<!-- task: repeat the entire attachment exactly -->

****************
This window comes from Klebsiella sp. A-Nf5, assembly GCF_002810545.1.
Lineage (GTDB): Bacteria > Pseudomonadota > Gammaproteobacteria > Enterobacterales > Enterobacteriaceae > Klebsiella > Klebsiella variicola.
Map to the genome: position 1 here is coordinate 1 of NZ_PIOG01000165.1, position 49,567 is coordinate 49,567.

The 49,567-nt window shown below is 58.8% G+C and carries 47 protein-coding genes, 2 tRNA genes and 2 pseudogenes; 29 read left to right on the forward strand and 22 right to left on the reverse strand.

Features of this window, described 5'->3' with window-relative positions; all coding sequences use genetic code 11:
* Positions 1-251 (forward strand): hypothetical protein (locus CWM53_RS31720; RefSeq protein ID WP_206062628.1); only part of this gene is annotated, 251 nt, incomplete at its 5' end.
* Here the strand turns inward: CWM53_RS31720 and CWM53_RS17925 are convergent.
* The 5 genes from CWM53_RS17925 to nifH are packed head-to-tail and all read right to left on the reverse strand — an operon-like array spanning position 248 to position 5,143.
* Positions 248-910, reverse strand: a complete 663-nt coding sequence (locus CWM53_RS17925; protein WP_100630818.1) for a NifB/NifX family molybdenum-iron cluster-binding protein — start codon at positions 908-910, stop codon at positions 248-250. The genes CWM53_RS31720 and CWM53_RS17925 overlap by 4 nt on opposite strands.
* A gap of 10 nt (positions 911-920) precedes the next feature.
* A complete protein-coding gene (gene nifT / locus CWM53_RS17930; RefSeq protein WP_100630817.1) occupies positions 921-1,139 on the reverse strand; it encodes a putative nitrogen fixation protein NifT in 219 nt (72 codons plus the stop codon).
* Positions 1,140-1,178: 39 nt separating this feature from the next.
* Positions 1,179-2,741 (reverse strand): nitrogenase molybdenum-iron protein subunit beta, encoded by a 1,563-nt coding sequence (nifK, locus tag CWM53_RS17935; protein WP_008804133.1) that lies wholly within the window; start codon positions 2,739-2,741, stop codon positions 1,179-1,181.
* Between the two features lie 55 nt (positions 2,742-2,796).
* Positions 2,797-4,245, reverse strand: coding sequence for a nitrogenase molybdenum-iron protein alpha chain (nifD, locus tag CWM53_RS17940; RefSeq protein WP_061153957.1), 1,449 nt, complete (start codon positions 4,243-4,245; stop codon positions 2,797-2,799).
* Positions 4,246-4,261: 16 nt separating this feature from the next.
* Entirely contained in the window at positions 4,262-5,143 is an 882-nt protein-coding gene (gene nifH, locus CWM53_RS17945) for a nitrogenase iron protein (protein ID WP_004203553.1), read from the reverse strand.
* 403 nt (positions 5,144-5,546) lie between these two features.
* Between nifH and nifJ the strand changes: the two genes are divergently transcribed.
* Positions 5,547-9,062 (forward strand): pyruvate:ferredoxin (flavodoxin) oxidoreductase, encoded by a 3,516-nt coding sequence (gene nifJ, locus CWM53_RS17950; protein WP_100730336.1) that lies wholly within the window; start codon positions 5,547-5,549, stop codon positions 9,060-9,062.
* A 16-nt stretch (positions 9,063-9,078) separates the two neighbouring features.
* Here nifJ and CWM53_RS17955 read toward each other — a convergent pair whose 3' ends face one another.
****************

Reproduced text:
This window comes from Klebsiella sp. A-Nf5, assembly GCF_002810545.1.
Lineage (GTDB): Bacteria > Pseudomonadota > Gammaproteobacteria > Enterobacterales > Enterobacteriaceae > Klebsiella > Klebsiella variicola.
Map to the genome: position 1 here is coordinate 1 of NZ_PIOG01000165.1, position 49,567 is coordinate 49,567.

The 49,567-nt window shown below is 58.8% G+C and carries 47 protein-coding genes, 2 tRNA genes and 2 pseudogenes; 29 read left to right on the forward strand and 22 right to left on the reverse strand.

Features of this window, described 5'->3' with window-relative positions; all coding sequences use genetic code 11:
* Positions 1-251 (forward strand): hypothetical protein (locus CWM53_RS31720; RefSeq protein ID WP_206062628.1); only part of this gene is annotated, 251 nt, incomplete at its 5' end.
* Here the strand turns inward: CWM53_RS31720 and CWM53_RS17925 are convergent.
* The 5 genes from CWM53_RS17925 to nifH are packed head-to-tail and all read right to left on the reverse strand — an operon-like array spanning position 248 to position 5,143.
* Positions 248-910, reverse strand: a complete 663-nt coding sequence (locus CWM53_RS17925; protein WP_100630818.1) for a NifB/NifX family molybdenum-iron cluster-binding protein — start codon at positions 908-910, stop codon at positions 248-250. The genes CWM53_RS31720 and CWM53_RS17925 overlap by 4 nt on opposite strands.
* A gap of 10 nt (positions 911-920) precedes the next feature.
* A complete protein-coding gene (gene nifT / locus CWM53_RS17930; RefSeq protein WP_100630817.1) occupies positions 921-1,139 on the reverse strand; it encodes a putative nitrogen fixation protein NifT in 219 nt (72 codons plus the stop codon).
* Positions 1,140-1,178: 39 nt separating this feature from the next.
* Positions 1,179-2,741 (reverse strand): nitrogenase molybdenum-iron protein subunit beta, encoded by a 1,563-nt coding sequence (nifK, locus tag CWM53_RS17935; protein WP_008804133.1) that lies wholly within the window; start codon positions 2,739-2,741, stop codon positions 1,179-1,181.
* Between the two features lie 55 nt (positions 2,742-2,796).
* Positions 2,797-4,245, reverse strand: coding sequence for a nitrogenase molybdenum-iron protein alpha chain (nifD, locus tag CWM53_RS17940; RefSeq protein WP_061153957.1), 1,449 nt, complete (start codon positions 4,243-4,245; stop codon positions 2,797-2,799).
* Positions 4,246-4,261: 16 nt separating this feature from the next.
* Entirely contained in the window at positions 4,262-5,143 is an 882-nt protein-coding gene (gene nifH, locus CWM53_RS17945) for a nitrogenase iron protein (protein ID WP_004203553.1), read from the reverse strand.
* 403 nt (positions 5,144-5,546) lie between these two features.
* Between nifH and nifJ the strand changes: the two genes are divergently transcribed.
* Positions 5,547-9,062 (forward strand): pyruvate:ferredoxin (flavodoxin) oxidoreductase, encoded by a 3,516-nt coding sequence (gene nifJ, locus CWM53_RS17950; protein WP_100730336.1) that lies wholly within the window; start codon positions 5,547-5,549, stop codon positions 9,060-9,062.
* A 16-nt stretch (positions 9,063-9,078) separates the two neighbouring features.
* Here nifJ and CWM53_RS17955 read toward each other — a convergent pair whose 3' ends face one another.